Henry Ford’s wacky idea, the gas-powered automobile, began to drive that change, too. As it became a more common sight on the streets of Detroit, Detroiters began to realize the need for better-lit intersections and traffic lights. What if you were to step off your pokey horse-drawn carriage and not see a horseless carriage barreling your way? (Ford Motor Company, by the way, was also incorporated in 1903.) Meanwhile, the growing city of Detroit, with a population that had ballooned to nearly half a million people by the year 1910, annexed farmlands and independent villages and townships, which — surprise! — needed electricity, too.

An era of innovation

Clever humans started to invent electrified versions of previously human-, steam-, or gas-powered technologies. An inventor in Flint, Lloyd Copeman, founded the Copeman Electric Stove company, manufacturer of “the fireless cooker,” in 1912. People who had been carriage makers (William Durant, founder of General Motors, and the Fisher brothers) and bicycle makers (John and Horace Dodge) and plumbers (David Dunbar Buick) turned their attention to the emerging automotive industry and the increased manufacturing capacity that electricity could provide. Clunky steam-powered elevators gave way to more reliable and efficient electric elevators, which spurred the construction of new and taller skyscrapers; in Detroit, the Wright-Kay Building, constructed in 1891, was one of the first Detroit buildings to include an electric elevator.

“Innovation in Detroit required innovation in the energy industry,” says Fred Shell. “Institutions like Detroit Edison had to be innovative and successful for the rest of the economy to be innovative and successful.”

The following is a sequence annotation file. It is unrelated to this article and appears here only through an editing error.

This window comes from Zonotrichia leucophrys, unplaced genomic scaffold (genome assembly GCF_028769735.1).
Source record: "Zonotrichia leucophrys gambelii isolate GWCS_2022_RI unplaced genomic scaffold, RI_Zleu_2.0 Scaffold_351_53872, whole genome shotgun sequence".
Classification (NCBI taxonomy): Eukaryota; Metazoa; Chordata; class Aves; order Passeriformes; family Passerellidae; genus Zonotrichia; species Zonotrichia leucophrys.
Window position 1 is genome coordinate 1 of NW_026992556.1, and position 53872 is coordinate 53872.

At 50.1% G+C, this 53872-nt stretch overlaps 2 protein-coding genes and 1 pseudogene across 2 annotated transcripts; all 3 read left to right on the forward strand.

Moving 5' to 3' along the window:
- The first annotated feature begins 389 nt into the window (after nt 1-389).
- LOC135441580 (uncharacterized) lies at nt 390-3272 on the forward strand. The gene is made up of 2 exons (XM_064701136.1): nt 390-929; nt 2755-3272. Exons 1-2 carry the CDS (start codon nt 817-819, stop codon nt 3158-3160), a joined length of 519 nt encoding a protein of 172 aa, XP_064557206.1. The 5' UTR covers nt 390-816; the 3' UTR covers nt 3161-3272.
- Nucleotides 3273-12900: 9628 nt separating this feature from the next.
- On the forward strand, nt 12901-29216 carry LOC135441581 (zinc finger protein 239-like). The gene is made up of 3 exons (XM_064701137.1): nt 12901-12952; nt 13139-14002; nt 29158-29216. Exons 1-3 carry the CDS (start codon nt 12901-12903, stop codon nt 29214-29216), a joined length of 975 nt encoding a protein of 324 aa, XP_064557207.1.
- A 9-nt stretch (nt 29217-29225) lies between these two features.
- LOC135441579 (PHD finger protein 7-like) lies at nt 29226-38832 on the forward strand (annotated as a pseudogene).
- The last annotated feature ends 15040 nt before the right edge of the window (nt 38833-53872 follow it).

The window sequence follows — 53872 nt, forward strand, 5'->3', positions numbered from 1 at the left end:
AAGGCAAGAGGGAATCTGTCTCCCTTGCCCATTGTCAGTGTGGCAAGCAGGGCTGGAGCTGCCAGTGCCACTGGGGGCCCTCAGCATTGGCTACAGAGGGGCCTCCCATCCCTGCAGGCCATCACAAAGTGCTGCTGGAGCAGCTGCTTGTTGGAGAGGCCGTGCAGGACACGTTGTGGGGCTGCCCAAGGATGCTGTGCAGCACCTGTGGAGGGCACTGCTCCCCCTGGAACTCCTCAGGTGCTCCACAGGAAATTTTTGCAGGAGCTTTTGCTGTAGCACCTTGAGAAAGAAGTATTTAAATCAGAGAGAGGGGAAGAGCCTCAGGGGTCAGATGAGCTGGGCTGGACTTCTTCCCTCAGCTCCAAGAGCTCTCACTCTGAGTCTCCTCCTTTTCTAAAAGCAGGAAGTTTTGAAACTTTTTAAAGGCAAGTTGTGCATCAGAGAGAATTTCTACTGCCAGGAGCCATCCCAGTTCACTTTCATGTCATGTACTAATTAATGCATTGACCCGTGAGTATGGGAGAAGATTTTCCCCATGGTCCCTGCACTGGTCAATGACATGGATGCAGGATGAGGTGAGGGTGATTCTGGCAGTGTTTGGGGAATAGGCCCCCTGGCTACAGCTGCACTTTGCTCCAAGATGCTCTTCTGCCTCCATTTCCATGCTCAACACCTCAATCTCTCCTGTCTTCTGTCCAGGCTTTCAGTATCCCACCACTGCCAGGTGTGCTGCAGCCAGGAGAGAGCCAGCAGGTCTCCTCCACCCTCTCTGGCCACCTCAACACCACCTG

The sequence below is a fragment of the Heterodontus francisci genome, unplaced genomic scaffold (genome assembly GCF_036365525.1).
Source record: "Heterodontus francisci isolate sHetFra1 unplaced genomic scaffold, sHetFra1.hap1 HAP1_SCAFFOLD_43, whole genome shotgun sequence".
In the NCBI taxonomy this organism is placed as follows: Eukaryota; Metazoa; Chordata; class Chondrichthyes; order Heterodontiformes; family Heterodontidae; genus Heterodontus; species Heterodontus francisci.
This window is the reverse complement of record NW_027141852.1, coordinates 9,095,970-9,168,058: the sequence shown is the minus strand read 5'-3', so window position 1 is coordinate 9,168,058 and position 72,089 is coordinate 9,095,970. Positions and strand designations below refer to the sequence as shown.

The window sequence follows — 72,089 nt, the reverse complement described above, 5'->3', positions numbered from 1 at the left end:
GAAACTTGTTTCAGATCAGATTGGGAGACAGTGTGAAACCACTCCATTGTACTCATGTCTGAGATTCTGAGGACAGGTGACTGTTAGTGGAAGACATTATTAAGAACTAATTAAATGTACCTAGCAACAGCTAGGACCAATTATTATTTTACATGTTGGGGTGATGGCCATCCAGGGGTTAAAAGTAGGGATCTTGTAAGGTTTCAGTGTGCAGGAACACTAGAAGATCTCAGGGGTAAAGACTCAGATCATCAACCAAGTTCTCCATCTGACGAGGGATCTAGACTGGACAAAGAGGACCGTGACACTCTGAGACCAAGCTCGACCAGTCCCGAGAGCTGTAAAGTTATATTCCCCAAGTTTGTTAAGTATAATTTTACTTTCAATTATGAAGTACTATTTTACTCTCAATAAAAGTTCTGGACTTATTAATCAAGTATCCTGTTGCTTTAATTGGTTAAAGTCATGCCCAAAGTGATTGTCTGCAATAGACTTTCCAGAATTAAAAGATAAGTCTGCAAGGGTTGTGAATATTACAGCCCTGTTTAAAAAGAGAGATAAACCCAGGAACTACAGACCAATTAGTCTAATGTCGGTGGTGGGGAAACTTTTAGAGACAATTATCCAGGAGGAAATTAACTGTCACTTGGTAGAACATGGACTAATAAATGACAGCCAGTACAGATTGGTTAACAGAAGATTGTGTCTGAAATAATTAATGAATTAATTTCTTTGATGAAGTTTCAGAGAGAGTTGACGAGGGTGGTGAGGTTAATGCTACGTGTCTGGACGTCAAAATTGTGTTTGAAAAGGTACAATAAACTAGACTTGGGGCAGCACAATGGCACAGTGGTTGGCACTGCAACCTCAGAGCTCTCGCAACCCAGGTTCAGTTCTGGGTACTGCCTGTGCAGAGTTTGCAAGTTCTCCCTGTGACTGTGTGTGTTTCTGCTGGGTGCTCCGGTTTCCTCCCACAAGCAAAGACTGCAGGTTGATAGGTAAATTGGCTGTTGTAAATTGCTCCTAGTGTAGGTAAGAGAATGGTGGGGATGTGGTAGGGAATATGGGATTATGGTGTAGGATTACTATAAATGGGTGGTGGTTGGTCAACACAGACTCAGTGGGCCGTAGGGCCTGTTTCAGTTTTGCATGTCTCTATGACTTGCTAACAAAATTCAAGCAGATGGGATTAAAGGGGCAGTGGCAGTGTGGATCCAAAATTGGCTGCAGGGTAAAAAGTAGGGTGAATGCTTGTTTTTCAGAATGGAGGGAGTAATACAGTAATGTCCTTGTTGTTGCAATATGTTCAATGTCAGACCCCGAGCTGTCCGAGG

The more electrical appliances we invented; the more electric street lights we switched on in our growing neighborhoods; the more factories we powered with electricity, the more demand for more electricity skyrocketed.

In 1906, when Detroit Edison built its second power plant in Delray, executives were concerned that the growing demand for electricity could be a passing phase. What if supply outpaced demand? The new plant had a generating capacity of 14,000 kilowatts, more than double Delray 1. To plan for the contingency, the company came up with a creative solution: If the market for electrical power bottomed out, they would sell exhaust steam, a byproduct of electricity generation, to the nearby salt mines.

By 1914, the population of the city was approaching 700,000 and had more than doubled in 10 years. In the same period of time, its use of electricity had increased twenty-fold. 64,000 residences and 24,000 stores and factories were powered by electricity and illuminated by electric light. Detroit printed its newspapers, brewed its beer, and manufactured its cigars, pharmaceuticals, shoes, and sheet music in electrically-powered factories. And nearly all of that electricity (save for the street lights) was provided by Detroit Edison or the subsidiaries it had purchased in 1903.

And electricity was cheap. In 1913, with a single cent’s worth of electricity, you could bring two quarts of water to a boil, operate a sewing machine motor for three hours, make a Welsh rabbit in an electric chafing dish, make four cups of coffee from Typtop in an electric percolator, or heat an electric curling iron once a day for two weeks, according to a report in the Detroit Free PressIt was a far cry from the labor it took for people to make, say, tallow candles, as they had done less than a century earlier. (For more on the labor-to-energy equation and how drastically it has changed over time, check out this episode of NPR’s Planet Money on the history of light.)

Views of the future

We no longer shield our eyes from the glare of artificial light. We do not have reason to fear death by accidental electrocution — for the most part. When we notice our street lights, it is usually because they are out; on a daily basis, we are probably most interested in electricity when our cell phones are about to die. We’ve come a long way since the oil lamp, but we’ve got a lot further to go.

Amy Elliott Bragg

Contributing Author at Model D
Amy Elliott Bragg is content director for Issue Media Group and a local writer, historian, and tour guide. She blogs at Follow her on Twitter @thenighttrain.